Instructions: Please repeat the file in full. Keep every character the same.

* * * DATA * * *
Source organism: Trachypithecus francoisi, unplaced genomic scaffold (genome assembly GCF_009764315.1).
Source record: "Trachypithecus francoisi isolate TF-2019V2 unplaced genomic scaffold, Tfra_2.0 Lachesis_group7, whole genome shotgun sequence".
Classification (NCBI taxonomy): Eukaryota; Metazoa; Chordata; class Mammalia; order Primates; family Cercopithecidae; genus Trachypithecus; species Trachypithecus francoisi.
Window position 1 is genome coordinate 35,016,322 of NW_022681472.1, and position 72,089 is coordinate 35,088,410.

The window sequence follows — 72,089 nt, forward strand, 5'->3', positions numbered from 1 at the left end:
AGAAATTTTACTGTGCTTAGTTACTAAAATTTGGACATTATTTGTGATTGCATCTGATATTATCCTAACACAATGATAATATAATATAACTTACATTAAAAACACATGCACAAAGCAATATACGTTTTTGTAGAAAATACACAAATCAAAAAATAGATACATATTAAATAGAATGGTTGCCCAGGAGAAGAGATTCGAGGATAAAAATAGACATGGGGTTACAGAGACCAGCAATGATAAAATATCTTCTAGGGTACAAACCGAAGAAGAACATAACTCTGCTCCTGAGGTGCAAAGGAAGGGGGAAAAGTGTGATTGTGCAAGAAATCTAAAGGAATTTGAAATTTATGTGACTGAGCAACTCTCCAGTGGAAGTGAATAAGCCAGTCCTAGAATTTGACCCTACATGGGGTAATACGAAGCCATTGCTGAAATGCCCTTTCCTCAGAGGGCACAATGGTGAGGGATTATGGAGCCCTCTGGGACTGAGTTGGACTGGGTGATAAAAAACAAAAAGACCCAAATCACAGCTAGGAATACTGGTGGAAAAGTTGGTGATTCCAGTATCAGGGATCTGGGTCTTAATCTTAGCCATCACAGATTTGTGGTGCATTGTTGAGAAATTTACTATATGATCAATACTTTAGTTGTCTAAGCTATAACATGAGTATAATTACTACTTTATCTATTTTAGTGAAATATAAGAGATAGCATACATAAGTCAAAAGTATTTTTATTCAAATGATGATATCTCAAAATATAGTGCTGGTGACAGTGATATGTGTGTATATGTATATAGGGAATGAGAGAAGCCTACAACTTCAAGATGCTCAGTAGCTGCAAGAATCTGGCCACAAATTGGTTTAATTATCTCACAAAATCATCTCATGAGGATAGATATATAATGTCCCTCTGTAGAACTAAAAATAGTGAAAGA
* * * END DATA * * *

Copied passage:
Source organism: Trachypithecus francoisi, unplaced genomic scaffold (genome assembly GCF_009764315.1).
Source record: "Trachypithecus francoisi isolate TF-2019V2 unplaced genomic scaffold, Tfra_2.0 Lachesis_group7, whole genome shotgun sequence".
Classification (NCBI taxonomy): Eukaryota; Metazoa; Chordata; class Mammalia; order Primates; family Cercopithecidae; genus Trachypithecus; species Trachypithecus francoisi.
Window position 1 is genome coordinate 35,016,322 of NW_022681472.1, and position 72,089 is coordinate 35,088,410.

The window sequence follows — 72,089 nt, forward strand, 5'->3', positions numbered from 1 at the left end:
AGAAATTTTACTGTGCTTAGTTACTAAAATTTGGACATTATTTGTGATTGCATCTGATATTATCCTAACACAATGATAATATAATATAACTTACATTAAAAACACATGCACAAAGCAATATACGTTTTTGTAGAAAATACACAAATCAAAAAATAGATACATATTAAATAGAATGGTTGCCCAGGAGAAGAGATTCGAGGATAAAAATAGACATGGGGTTACAGAGACCAGCAATGATAAAATATCTTCTAGGGTACAAACCGAAGAAGAACATAACTCTGCTCCTGAGGTGCAAAGGAAGGGGGAAAAGTGTGATTGTGCAAGAAATCTAAAGGAATTTGAAATTTATGTGACTGAGCAACTCTCCAGTGGAAGTGAATAAGCCAGTCCTAGAATTTGACCCTACATGGGGTAATACGAAGCCATTGCTGAAATGCCCTTTCCTCAGAGGGCACAATGGTGAGGGATTATGGAGCCCTCTGGGACTGAGTTGGACTGGGTGATAAAAAACAAAAAGACCCAAATCACAGCTAGGAATACTGGTGGAAAAGTTGGTGATTCCAGTATCAGGGATCTGGGTCTTAATCTTAGCCATCACAGATTTGTGGTGCATTGTTGAGAAATTTACTATATGATCAATACTTTAGTTGTCTAAGCTATAACATGAGTATAATTACTACTTTATCTATTTTAGTGAAATATAAGAGATAGCATACATAAGTCAAAAGTATTTTTATTCAAATGATGATATCTCAAAATATAGTGCTGGTGACAGTGATATGTGTGTATATGTATATAGGGAATGAGAGAAGCCTACAACTTCAAGATGCTCAGTAGCTGCAAGAATCTGGCCACAAATTGGTTTAATTATCTCACAAAATCATCTCATGAGGATAGATATATAATGTCCCTCTGTAGAACTAAAAATAGTGAAAGA